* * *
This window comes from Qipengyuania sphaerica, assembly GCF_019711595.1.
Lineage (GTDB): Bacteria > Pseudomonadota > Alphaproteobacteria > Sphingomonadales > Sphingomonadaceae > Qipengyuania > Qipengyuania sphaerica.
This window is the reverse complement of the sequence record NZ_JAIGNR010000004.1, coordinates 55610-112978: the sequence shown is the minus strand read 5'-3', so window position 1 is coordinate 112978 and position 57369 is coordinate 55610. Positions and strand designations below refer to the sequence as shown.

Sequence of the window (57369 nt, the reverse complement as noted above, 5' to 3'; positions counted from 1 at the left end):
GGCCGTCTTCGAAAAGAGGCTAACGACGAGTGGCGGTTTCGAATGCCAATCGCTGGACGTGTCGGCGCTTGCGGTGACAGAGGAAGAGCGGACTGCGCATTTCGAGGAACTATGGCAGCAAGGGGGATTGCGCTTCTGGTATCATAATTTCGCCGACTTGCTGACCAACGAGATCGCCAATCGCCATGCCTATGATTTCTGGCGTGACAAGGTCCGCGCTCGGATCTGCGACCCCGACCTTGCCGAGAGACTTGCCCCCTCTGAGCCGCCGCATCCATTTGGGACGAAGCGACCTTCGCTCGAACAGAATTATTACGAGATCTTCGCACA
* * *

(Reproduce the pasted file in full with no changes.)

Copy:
This window comes from Qipengyuania sphaerica, assembly GCF_019711595.1.
Lineage (GTDB): Bacteria > Pseudomonadota > Alphaproteobacteria > Sphingomonadales > Sphingomonadaceae > Qipengyuania > Qipengyuania sphaerica.
This window is the reverse complement of the sequence record NZ_JAIGNR010000004.1, coordinates 55610-112978: the sequence shown is the minus strand read 5'-3', so window position 1 is coordinate 112978 and position 57369 is coordinate 55610. Positions and strand designations below refer to the sequence as shown.

Sequence of the window (57369 nt, the reverse complement as noted above, 5' to 3'; positions counted from 1 at the left end):
GGCCGTCTTCGAAAAGAGGCTAACGACGAGTGGCGGTTTCGAATGCCAATCGCTGGACGTGTCGGCGCTTGCGGTGACAGAGGAAGAGCGGACTGCGCATTTCGAGGAACTATGGCAGCAAGGGGGATTGCGCTTCTGGTATCATAATTTCGCCGACTTGCTGACCAACGAGATCGCCAATCGCCATGCCTATGATTTCTGGCGTGACAAGGTCCGCGCTCGGATCTGCGACCCCGACCTTGCCGAGAGACTTGCCCCCTCTGAGCCGCCGCATCCATTTGGGACGAAGCGACCTTCGCTCGAACAGAATTATTACGAGATCTTCGCACA